Robert draws our attention this morning to a question raised by Lance Piantaggini on the ACTFL Language Educators list. It warrants our attention:
From: Lance Piantaggini
To: Language Educators
Posted: Nov 16, 2014 10:57 PM
Subject: 80:20 Rule + 90% Target Language + Comprehensible Input
ACTFL’s 80:20 Rule states that the ideal ratio of student talk to teacher talk is 80% to 20%. ACTFL’s strategies to use the target language 90% of the time include providing comprehensible input in the number 1 slot.
If teachers spend 20% of class time communicating, how are students receiving enough input? This statement suggests that the majority of input students receive is from visual media, texts, and other students.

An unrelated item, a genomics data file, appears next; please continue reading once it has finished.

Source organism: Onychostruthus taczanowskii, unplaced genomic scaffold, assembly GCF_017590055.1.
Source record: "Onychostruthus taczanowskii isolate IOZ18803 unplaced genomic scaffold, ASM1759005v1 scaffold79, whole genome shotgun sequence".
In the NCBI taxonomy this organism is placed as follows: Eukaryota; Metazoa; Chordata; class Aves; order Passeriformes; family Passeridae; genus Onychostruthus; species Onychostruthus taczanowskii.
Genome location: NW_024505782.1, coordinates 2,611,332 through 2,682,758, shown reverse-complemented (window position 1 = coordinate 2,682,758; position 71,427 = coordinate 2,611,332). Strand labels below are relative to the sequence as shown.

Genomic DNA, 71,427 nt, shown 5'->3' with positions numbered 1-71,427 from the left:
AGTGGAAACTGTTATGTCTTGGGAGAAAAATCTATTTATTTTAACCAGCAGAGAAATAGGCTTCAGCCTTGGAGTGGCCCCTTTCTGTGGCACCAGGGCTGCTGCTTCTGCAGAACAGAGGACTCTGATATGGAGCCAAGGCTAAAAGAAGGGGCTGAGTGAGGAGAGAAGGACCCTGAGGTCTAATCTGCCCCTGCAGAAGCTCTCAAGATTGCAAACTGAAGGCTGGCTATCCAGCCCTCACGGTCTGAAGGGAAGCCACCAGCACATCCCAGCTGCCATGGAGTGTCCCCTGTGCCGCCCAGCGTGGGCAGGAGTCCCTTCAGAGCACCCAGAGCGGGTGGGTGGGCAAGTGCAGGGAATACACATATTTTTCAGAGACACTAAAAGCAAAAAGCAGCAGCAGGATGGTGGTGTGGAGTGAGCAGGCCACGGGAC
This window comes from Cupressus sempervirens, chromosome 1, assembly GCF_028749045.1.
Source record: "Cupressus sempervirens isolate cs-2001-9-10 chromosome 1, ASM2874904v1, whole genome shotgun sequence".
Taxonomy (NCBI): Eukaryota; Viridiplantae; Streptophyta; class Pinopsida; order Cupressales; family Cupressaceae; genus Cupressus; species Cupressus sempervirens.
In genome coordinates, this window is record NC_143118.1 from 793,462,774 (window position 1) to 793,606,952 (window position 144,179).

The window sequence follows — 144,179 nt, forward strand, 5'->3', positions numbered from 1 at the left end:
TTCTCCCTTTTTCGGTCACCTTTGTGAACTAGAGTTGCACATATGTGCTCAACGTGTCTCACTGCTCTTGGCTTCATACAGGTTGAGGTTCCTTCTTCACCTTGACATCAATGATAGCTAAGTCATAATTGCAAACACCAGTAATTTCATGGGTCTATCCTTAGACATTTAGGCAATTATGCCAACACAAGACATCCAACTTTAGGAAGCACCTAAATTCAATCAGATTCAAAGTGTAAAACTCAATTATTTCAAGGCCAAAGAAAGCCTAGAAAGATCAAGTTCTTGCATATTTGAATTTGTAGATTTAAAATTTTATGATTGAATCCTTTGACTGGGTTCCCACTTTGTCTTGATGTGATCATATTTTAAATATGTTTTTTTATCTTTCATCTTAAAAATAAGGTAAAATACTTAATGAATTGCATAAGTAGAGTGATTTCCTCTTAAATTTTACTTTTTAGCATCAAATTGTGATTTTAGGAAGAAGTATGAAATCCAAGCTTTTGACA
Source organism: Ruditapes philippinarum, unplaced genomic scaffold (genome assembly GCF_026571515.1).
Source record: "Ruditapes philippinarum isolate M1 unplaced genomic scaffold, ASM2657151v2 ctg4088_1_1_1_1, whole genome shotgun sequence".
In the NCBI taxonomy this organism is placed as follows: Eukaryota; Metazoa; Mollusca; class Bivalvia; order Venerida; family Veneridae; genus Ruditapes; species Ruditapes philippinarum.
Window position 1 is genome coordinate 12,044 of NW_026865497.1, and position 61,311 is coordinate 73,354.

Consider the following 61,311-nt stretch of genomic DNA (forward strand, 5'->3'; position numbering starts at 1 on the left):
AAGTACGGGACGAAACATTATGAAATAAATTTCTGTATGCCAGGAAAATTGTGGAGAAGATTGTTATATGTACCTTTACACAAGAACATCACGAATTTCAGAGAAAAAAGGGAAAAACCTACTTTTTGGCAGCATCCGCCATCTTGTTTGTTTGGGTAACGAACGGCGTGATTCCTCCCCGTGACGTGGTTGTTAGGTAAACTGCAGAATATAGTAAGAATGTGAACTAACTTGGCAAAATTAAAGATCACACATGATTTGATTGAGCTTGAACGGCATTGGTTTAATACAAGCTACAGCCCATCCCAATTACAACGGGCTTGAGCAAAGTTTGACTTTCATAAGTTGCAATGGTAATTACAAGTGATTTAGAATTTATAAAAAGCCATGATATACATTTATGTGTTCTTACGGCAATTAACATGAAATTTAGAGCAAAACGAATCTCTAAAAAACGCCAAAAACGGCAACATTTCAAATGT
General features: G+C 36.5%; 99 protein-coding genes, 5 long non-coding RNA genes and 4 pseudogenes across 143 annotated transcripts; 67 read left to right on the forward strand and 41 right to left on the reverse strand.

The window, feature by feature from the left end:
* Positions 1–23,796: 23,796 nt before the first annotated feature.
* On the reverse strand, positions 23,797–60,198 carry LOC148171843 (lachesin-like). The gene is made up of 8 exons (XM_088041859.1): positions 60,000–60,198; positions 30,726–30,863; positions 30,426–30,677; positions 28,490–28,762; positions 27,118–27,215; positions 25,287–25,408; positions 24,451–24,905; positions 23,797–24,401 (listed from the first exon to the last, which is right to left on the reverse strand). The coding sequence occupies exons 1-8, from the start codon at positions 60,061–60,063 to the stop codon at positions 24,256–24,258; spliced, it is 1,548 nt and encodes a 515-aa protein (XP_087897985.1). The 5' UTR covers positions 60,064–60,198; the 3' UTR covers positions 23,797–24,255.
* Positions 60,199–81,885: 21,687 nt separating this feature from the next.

1) I am looking for evidence to support that student to student input is as effective as teacher to student input.
2) Since teacher communication ought to include the other 7 strategies to remain in the TL for 90% of class (i.e., not just providing input), I am also looking for teaching methods/resources (even just a model lesson sequence) that supports how to accomplish this in ~12min (20% of a 60min class).
Given recent discussions, I understand that requesting research might be a touchy subject, but as a new teacher I feel compelled to base my decisions on overwhelming evidence, and not tradition, especially since I teach Latin (acknowledged by Shrum/Glisan as influencing the outdated grammar-translation method).